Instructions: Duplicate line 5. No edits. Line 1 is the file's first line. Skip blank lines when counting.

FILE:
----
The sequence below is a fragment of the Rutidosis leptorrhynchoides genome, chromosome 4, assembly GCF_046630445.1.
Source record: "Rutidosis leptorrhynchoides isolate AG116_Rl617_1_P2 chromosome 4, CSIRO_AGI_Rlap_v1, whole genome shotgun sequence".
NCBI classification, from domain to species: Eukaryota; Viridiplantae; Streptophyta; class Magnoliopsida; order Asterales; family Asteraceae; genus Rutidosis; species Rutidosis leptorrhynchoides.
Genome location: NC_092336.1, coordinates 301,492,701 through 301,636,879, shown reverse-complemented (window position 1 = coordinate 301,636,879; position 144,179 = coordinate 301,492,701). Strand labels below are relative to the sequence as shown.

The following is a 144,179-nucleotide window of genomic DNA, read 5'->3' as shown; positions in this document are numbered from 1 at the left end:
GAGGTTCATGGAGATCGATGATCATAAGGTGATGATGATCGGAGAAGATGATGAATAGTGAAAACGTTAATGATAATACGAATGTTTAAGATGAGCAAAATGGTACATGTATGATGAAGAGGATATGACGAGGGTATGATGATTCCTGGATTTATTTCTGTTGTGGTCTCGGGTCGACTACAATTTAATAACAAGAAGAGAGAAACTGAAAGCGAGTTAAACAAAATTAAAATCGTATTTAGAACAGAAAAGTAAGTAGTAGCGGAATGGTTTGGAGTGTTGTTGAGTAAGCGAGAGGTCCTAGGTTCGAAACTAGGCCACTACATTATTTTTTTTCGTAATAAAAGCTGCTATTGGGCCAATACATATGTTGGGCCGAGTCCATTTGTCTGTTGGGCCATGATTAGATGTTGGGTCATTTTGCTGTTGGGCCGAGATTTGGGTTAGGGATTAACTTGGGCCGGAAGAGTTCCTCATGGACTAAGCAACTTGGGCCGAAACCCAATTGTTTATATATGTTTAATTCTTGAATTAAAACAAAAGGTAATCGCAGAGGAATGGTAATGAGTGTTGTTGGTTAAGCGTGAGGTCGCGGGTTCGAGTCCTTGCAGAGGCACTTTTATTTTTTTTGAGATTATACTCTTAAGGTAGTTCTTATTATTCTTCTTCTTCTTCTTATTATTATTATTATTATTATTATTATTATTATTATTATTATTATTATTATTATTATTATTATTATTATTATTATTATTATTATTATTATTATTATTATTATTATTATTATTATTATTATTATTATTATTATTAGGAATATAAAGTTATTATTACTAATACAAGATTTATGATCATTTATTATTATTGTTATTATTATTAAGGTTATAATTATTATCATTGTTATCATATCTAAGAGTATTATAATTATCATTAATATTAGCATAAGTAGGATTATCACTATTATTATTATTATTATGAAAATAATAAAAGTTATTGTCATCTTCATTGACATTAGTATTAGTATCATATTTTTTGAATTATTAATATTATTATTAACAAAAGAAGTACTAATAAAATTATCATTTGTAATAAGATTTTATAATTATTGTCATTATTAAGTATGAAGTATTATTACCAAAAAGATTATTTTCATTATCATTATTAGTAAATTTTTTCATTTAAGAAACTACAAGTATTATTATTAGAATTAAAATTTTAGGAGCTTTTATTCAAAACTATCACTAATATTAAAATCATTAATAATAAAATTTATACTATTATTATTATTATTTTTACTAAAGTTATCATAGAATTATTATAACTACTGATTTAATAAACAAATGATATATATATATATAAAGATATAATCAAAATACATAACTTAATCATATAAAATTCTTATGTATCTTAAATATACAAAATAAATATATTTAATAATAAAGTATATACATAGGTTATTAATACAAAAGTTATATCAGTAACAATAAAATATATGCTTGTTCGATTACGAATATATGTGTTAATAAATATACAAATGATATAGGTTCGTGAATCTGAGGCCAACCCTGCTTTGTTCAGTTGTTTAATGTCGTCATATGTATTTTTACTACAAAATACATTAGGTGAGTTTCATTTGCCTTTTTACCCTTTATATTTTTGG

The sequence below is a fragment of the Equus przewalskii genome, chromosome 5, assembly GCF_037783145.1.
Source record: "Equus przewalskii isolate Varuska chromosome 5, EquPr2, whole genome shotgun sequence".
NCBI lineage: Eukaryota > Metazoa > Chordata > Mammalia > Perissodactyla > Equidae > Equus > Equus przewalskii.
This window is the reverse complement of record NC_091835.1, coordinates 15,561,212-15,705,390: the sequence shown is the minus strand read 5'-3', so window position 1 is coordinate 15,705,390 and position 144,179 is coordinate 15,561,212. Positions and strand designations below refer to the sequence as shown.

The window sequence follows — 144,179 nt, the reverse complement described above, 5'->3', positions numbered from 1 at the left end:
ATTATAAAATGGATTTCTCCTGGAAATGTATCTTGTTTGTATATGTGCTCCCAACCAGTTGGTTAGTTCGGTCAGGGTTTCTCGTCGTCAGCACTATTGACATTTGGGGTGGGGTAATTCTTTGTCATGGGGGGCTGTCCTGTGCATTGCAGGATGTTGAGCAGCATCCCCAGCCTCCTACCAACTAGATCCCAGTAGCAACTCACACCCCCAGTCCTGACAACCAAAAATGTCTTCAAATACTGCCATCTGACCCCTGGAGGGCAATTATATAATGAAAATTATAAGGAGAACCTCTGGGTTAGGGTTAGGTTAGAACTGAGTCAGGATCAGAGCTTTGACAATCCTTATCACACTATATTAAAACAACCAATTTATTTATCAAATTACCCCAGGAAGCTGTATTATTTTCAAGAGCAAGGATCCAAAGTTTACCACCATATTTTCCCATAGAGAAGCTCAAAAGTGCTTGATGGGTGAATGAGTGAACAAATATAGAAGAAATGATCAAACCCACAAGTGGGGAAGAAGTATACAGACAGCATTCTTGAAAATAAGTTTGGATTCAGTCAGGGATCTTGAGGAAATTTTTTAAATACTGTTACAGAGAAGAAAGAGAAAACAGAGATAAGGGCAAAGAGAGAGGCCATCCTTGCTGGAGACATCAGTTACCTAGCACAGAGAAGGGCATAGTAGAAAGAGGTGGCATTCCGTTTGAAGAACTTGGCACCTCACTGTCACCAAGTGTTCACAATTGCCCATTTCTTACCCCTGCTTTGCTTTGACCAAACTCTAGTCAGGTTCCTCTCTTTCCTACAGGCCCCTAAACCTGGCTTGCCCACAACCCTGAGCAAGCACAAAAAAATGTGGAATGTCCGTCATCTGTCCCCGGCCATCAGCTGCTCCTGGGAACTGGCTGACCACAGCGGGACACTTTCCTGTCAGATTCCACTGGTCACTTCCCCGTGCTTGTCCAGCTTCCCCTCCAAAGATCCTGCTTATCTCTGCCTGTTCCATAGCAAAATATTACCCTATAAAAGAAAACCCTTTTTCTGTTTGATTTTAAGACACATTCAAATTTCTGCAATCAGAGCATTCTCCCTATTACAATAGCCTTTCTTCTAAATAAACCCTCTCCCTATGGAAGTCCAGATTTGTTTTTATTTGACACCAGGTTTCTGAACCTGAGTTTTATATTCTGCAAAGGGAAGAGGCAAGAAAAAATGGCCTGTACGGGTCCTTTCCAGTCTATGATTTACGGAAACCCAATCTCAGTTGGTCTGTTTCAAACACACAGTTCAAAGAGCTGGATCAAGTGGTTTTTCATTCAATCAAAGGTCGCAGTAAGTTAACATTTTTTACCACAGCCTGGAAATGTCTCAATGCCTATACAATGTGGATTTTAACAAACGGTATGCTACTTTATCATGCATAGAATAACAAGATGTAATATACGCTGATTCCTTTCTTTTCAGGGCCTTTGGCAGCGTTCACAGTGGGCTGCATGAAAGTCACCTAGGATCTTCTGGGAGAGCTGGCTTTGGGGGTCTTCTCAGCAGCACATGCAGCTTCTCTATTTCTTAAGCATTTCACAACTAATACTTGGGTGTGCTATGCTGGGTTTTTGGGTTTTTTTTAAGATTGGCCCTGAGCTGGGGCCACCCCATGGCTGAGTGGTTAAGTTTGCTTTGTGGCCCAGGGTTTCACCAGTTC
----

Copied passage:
The following is a 144,179-nucleotide window of genomic DNA, read 5'->3' as shown; positions in this document are numbered from 1 at the left end: